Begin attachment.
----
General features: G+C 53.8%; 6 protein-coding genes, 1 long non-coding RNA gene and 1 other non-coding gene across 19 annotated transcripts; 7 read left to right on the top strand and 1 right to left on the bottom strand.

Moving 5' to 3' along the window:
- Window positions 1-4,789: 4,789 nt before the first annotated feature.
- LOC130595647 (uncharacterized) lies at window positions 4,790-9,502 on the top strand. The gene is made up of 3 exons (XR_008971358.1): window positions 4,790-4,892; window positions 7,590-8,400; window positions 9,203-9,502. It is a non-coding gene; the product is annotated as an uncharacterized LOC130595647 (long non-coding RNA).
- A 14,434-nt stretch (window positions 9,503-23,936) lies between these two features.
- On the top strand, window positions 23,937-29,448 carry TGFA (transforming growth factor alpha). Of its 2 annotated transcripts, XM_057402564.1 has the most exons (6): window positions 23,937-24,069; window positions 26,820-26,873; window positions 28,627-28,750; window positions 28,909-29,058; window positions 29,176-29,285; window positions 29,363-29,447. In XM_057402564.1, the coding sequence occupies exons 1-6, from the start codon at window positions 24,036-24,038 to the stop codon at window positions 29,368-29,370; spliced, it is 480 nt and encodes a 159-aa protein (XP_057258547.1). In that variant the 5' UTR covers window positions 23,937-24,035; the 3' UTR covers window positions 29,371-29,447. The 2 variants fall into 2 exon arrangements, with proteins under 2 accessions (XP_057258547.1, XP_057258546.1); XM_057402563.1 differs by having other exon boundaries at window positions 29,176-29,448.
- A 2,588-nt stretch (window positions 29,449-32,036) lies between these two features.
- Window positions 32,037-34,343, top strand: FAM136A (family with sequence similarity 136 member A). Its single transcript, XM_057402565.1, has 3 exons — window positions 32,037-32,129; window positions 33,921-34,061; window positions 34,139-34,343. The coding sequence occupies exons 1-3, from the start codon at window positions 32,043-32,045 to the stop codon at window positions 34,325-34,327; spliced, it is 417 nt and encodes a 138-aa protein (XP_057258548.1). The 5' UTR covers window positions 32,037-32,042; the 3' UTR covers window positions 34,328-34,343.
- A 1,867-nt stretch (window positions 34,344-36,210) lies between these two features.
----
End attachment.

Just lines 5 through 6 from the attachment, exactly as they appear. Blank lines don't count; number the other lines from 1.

- A 14,434-nt stretch (window positions 9,503-23,936) lies between these two features.
- On the top strand, window positions 23,937-29,448 carry TGFA (transforming growth factor alpha). Of its 2 annotated transcripts, XM_057402564.1 has the most exons (6): window positions 23,937-24,069; window positions 26,820-26,873; window positions 28,627-28,750; window positions 28,909-29,058; window positions 29,176-29,285; window positions 29,363-29,447. In XM_057402564.1, the coding sequence occupies exons 1-6, from the start codon at window positions 24,036-24,038 to the stop codon at window positions 29,368-29,370; spliced, it is 480 nt and encodes a 159-aa protein (XP_057258547.1). In that variant the 5' UTR covers window positions 23,937-24,035; the 3' UTR covers window positions 29,371-29,447. The 2 variants fall into 2 exon arrangements, with proteins under 2 accessions (XP_057258547.1, XP_057258546.1); XM_057402563.1 differs by having other exon boundaries at window positions 29,176-29,448.